Michael Barone

 These health plans have proved popular. Destiny enrollment increased from 300,000 in 1998 to 1.6 million in 2004. A survey of Destiny members showed that 75 percent are familiar with the terms of their plan, compared with 38 percent for those in other plans, and that 97 percent believe a person's lifestyle choices have done something to reduce the cost of health care, compared to 29 percent for those in other plans. Some 85 percent of Destiny members have started an exercise program and 76 percent have started a nutrition program in the preceding year. For employers, the payoff is tangible: single-digit increases in the cost of health insurance, compared to double-digit increases for most other plans.

 The Destiny model addresses one of the leading causes of increased health care costs in America: bad lifestyle choices. In their book "Epidemic of Care," Kaiser Permanente CEO George Halvorsen and Dr. George Isham note that there has been a 33 percent increase in the number of Americans with diabetes since 1990 -- and that type II diabetes can usually be prevented by appropriate behavior and diet changes. "We eat foods that make us vulnerable to diabetes and heart disease," they write, "and then don't exercise enough to keep those diseases from taking over our bodies." This is hugely expensive: diabetes requires expensive medical interventions that all health insurance policyholders must indirectly pay for. The Destiny wellness program pays policyholders to avoid behaviors that, statistically, will produce huge health care costs later on. It looks to be well worth the money, even in the short term.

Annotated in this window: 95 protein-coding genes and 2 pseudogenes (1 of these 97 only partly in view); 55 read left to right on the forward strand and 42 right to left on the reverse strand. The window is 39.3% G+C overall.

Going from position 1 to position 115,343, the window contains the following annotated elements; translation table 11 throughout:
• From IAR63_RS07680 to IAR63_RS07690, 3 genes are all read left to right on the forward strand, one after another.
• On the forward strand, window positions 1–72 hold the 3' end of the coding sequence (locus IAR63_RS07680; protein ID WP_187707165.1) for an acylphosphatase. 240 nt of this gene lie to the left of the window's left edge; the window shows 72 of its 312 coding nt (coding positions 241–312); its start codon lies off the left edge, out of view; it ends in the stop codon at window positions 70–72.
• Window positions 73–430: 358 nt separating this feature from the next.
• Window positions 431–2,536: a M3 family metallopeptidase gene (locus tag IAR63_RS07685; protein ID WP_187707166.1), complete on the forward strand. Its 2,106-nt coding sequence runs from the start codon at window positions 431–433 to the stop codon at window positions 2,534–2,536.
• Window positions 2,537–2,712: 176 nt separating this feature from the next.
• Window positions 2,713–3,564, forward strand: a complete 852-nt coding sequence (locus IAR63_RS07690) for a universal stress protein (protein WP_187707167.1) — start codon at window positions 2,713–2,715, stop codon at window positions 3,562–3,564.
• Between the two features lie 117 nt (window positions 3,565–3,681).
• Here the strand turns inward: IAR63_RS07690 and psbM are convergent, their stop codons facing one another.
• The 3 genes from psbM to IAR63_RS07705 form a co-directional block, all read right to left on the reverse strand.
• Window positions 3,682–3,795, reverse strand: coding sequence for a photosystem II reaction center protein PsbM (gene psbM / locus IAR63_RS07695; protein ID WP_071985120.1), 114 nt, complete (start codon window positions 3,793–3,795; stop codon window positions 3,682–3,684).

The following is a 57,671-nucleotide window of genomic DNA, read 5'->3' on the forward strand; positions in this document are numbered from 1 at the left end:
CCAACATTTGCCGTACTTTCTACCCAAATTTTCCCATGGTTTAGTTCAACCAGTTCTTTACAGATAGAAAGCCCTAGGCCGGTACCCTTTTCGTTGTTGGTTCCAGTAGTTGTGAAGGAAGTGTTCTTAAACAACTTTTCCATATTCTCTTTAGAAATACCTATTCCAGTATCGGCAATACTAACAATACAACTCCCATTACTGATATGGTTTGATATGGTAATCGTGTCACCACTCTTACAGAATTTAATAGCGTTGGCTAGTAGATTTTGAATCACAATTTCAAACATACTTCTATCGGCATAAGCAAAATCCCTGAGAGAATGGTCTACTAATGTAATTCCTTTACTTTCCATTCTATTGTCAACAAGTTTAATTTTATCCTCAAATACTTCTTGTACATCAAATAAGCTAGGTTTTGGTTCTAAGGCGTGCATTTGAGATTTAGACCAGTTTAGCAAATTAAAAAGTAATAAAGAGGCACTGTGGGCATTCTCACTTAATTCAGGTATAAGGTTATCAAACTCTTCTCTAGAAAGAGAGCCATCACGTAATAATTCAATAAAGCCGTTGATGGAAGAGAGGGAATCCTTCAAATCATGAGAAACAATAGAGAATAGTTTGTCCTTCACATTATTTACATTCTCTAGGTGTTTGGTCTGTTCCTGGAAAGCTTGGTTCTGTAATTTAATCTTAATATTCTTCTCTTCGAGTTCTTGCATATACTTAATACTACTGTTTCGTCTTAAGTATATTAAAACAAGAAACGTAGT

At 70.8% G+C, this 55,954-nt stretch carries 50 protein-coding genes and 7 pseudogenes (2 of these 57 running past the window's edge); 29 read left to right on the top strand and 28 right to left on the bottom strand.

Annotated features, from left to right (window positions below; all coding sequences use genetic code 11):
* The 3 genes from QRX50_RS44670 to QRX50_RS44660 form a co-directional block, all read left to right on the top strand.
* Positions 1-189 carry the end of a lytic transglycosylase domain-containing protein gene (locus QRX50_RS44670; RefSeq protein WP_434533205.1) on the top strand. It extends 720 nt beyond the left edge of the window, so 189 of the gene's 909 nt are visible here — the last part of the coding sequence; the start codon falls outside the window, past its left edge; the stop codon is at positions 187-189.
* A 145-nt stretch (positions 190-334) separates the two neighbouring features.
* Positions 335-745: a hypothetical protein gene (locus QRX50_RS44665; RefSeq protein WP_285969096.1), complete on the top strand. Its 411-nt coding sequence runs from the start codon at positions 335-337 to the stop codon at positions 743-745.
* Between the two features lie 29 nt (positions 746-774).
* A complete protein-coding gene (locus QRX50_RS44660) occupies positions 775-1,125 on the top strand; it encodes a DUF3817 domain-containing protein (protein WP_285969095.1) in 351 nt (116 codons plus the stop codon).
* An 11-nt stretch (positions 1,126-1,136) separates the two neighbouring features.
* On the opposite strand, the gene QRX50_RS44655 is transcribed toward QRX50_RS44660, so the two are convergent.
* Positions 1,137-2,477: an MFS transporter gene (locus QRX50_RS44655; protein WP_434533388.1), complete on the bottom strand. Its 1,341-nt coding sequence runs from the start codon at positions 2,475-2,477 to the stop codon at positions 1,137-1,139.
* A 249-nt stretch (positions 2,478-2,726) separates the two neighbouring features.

Destiny's approach is part of a larger trend. Starting in the New Deal era and in World War II, government provided and encouraged employers to provide social insurance and health insurance that would guarantee benefits and buffer individuals against the workings of the market. Today, no one wants to eliminate the social safety net entirely. But it has become apparent that insulating individuals against cost has adverse consequences: low savings rates, unsustainable rises in health care spending, harmful personal behaviors that lead to enormous health care problems and costs. And it has become apparent as well that individuals are not helpless or incompetent beings in need of protection from the marketplace by big government or large corporations. With an adequate safety net, and within an appropriate structure, they can figure out things for themselves. The Destiny plan helps show us the way.

Michael Barone

Michael Barone, senior political analyst for The Washington Examiner (www.washingtonexaminer.com), is a resident fellow at the American Enterprise Institute, a Fox News Channel contributor and a co-author of The Almanac of American Politics. To find out more about Michael Barone, and read features by other Creators Syndicate writers and cartoonists, visit the Creators Syndicate Web page at www.creators.com. COPYRIGHT 2011 THE WASHINGTON EXAMINER. DISTRIBUTED BY CREATORS.COM